Not more than a couple of weeks ago I was marveling over my survival of kindergarten. I had thought it would be like the first day back to work after having Briar, keening and begging. I remember trying to unearth what had to be a different reality, it couldn’t be possible that I was supposed to leave my perfect, vulnerable first-born with someone else. All day.
Five years later I can still see myself sobbing in a chair with my mom on the other end of the line. I was pleading with her to make it ok. I am not sure if I wanted permission to stay home or something else, but I sought an answer and solace that no one had. Now I find myself in a similar situation, this time it is bigger, the scope of my wishes.
Avery has been speeding right alongside Briar, with new mannerisms and preferences bubbling to the surface each day. Whether it’s her arms crossed, eyes wide, “That’s very inner-tresting,” or “Mom, can you just stop touching my hair now? I can kiss you to make you not sad,” I am in awe of her unstoppable self-discovery.
Finley is equally immersed in a full-throttle development, hers being both physical and intellectual. She longs to be as big and capable as her sisters, but protests vehemently is she feels at all displaced from her roost as the baby. She runs, jumps, claps and exclaims, but lingers with cuddles, “ode me’s” and “I wuh yuh’s.”
I am frozen by the way time is hurtling forward, lines blossoming across my face, all the while the girls’ faces become more chiseled and their flirtations and interests explode in waves away from me. Farther with each experience. We were in Connecticut a couple of weeks ago to visit family. We stole away to tool around New Haven. I hadn’t realized that visiting a place so dear to my grandfather would affect me so deeply.
It was a beautiful day, the girls were content and adorable sitting in the back seat with all manner of toy, snack and sleep prop imaginable. Sean and I were next to each other in the front seat, each of us entranced by the new sights and the overall beauty of the day— no deadlines, no chores, just the open road. I stuck my head out the window and made the girls laugh as I closed my eyes and drank in the timeless feeling of sun on my face and wind in my hair.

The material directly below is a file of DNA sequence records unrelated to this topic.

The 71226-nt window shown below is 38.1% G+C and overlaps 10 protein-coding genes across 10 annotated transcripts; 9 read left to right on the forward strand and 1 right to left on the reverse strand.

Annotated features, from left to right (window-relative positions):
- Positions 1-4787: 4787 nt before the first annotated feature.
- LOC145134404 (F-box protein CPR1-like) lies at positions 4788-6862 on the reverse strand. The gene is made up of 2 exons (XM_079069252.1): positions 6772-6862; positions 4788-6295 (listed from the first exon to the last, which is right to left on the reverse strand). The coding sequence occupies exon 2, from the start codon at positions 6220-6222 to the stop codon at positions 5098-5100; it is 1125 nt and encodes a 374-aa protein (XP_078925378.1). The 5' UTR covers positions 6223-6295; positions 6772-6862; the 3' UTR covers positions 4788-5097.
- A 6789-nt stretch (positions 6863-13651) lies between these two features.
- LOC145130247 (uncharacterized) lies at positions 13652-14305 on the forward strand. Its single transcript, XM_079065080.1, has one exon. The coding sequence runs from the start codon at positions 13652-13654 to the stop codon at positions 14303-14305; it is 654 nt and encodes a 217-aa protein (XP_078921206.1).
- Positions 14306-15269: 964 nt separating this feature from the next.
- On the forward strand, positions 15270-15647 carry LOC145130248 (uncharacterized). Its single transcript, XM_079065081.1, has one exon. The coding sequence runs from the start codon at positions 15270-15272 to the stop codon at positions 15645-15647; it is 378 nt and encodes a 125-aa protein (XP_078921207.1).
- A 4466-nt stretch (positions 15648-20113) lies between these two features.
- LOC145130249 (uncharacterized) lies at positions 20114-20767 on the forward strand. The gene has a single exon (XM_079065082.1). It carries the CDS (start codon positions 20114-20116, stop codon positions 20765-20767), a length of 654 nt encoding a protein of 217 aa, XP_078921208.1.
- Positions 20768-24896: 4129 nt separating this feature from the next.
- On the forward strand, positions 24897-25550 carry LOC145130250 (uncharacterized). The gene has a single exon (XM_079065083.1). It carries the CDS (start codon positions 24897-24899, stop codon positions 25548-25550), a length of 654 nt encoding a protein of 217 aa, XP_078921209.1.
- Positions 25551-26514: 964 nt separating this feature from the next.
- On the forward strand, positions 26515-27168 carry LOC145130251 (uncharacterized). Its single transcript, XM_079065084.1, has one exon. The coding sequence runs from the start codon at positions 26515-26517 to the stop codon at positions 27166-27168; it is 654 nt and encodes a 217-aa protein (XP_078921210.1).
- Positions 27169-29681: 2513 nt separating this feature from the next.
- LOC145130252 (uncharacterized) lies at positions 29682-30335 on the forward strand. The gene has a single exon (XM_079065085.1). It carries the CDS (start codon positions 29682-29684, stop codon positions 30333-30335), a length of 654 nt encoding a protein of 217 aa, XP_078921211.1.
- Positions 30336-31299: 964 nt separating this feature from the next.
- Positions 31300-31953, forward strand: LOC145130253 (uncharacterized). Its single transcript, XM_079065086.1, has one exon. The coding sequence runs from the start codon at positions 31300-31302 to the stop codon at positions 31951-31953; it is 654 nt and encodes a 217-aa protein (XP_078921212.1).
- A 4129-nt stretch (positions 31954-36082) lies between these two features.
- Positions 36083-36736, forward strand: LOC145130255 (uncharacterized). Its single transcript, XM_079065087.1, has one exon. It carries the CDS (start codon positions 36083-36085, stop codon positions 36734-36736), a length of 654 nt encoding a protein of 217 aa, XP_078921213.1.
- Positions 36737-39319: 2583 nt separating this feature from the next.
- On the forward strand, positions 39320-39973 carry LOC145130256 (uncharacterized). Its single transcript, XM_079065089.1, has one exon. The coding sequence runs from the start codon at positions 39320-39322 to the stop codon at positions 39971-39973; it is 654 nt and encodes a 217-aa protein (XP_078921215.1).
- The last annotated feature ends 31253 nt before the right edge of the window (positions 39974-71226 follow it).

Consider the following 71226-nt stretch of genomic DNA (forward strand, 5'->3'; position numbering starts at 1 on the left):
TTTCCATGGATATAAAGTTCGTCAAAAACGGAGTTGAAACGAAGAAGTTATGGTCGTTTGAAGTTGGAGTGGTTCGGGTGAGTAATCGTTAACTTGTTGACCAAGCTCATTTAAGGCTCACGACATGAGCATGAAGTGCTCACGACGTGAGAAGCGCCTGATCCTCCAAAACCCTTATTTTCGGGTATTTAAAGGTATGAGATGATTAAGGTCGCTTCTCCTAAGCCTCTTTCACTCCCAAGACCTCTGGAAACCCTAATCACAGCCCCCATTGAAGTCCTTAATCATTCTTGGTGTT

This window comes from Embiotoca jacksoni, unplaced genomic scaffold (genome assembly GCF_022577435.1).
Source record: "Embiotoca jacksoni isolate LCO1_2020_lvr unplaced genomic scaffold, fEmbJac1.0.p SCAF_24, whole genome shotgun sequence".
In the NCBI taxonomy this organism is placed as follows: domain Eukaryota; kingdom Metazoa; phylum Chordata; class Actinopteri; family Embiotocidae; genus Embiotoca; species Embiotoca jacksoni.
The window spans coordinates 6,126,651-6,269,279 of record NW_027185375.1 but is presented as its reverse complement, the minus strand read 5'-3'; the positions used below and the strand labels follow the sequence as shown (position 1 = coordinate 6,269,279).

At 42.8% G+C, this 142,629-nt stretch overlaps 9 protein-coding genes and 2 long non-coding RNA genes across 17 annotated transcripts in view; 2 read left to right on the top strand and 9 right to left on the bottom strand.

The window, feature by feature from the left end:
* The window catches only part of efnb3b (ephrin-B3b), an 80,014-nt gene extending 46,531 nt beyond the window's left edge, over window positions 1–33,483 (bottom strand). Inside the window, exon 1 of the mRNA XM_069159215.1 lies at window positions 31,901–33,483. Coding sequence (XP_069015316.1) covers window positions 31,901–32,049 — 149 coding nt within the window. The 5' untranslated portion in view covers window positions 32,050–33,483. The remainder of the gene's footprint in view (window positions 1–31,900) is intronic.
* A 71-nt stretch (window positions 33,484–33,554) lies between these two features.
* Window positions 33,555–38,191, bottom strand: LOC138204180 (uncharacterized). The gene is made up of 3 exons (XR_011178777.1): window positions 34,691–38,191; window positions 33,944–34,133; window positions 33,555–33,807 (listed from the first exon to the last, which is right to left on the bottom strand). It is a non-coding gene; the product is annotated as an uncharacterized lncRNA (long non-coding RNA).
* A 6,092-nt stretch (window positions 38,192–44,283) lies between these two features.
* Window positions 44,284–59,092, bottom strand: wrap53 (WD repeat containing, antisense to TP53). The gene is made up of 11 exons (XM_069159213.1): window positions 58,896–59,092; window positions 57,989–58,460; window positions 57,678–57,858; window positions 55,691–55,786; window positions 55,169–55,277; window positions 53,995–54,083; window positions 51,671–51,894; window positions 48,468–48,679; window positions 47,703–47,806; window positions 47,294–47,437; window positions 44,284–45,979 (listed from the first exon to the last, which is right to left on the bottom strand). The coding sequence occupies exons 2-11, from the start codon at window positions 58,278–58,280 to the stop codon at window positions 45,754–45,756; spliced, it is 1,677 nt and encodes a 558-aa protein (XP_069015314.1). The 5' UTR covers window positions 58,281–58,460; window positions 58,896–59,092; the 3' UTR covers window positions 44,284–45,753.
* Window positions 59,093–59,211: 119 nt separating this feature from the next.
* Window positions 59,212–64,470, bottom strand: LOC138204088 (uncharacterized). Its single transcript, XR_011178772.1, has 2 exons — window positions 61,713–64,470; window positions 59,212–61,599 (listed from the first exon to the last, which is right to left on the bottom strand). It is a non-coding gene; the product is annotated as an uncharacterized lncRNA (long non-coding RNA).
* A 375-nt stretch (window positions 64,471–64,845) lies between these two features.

At one point I snapped a picture, and it is the looking at that picture that tortures me.
I know we don’t live forever. I know we have the best days of our lives and more. What I am having trouble managing is the idea that he is gone, that I will be gone, that time is marching on and that I don’t get freebie minutes to figure it out. No sooner have I made a mistake or forgotten something than I am forced to consider the next thing. Move on.
What if I move on after the wrong thing? How do I manage 3 perfectly distinct daughters? Control the fear when someone singles out one, or when I am frustrated with another? I am rambling here, I know. Rusty from too much time away.
It really comes down to this— I am a mom. A daughter. A wife. A sister. A writer. A runner. A goof. A sentimental. I fear being too misshapen by trying to do certain things well and allowing others to slide. I cannot be perfect, but sometimes, it feels like if I don’t try I am failing.
October will be here soon. It will be the month I try to focus more on living than dying. Come November I’ll give El Dia de Los Muertos its due, but for now it is on la vida. Mi vida.
Beautiful post, as always. But um .. point where I missed your test results. Did I miss them? Please tell me you're good.
tu vida bonita
It won't get easier, this watching our children growing and leaving us. But I suppose one day when they hand us our grandchildren we'll find it a bit easier. So, what? 20, 25 years or so? Yay.